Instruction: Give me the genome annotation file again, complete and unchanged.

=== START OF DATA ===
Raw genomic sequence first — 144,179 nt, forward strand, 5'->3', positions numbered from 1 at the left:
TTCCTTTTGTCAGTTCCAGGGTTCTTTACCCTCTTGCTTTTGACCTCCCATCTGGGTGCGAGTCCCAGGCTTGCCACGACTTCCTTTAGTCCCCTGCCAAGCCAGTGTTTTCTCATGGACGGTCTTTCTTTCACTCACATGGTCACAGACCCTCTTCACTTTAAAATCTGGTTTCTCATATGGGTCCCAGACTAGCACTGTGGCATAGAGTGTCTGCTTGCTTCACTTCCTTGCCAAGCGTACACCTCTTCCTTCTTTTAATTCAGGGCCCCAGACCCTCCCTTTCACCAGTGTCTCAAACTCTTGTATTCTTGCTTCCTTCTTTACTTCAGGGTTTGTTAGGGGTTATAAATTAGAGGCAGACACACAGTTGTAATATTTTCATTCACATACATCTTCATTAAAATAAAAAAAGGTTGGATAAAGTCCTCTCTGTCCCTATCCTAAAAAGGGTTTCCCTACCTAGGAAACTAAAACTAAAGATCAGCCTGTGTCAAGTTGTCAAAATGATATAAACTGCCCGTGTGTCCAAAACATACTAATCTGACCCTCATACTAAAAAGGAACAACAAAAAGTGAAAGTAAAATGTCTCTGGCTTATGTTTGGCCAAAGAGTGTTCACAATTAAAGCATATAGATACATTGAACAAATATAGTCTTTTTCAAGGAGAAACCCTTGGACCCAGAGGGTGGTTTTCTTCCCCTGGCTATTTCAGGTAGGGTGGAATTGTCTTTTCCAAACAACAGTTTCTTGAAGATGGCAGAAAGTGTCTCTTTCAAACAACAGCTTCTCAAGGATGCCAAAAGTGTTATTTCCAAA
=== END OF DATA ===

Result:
Raw genomic sequence first — 144,179 nt, forward strand, 5'->3', positions numbered from 1 at the left:
TTCCTTTTGTCAGTTCCAGGGTTCTTTACCCTCTTGCTTTTGACCTCCCATCTGGGTGCGAGTCCCAGGCTTGCCACGACTTCCTTTAGTCCCCTGCCAAGCCAGTGTTTTCTCATGGACGGTCTTTCTTTCACTCACATGGTCACAGACCCTCTTCACTTTAAAATCTGGTTTCTCATATGGGTCCCAGACTAGCACTGTGGCATAGAGTGTCTGCTTGCTTCACTTCCTTGCCAAGCGTACACCTCTTCCTTCTTTTAATTCAGGGCCCCAGACCCTCCCTTTCACCAGTGTCTCAAACTCTTGTATTCTTGCTTCCTTCTTTACTTCAGGGTTTGTTAGGGGTTATAAATTAGAGGCAGACACACAGTTGTAATATTTTCATTCACATACATCTTCATTAAAATAAAAAAAGGTTGGATAAAGTCCTCTCTGTCCCTATCCTAAAAAGGGTTTCCCTACCTAGGAAACTAAAACTAAAGATCAGCCTGTGTCAAGTTGTCAAAATGATATAAACTGCCCGTGTGTCCAAAACATACTAATCTGACCCTCATACTAAAAAGGAACAACAAAAAGTGAAAGTAAAATGTCTCTGGCTTATGTTTGGCCAAAGAGTGTTCACAATTAAAGCATATAGATACATTGAACAAATATAGTCTTTTTCAAGGAGAAACCCTTGGACCCAGAGGGTGGTTTTCTTCCCCTGGCTATTTCAGGTAGGGTGGAATTGTCTTTTCCAAACAACAGTTTCTTGAAGATGGCAGAAAGTGTCTCTTTCAAACAACAGCTTCTCAAGGATGCCAAAAGTGTTATTTCCAAA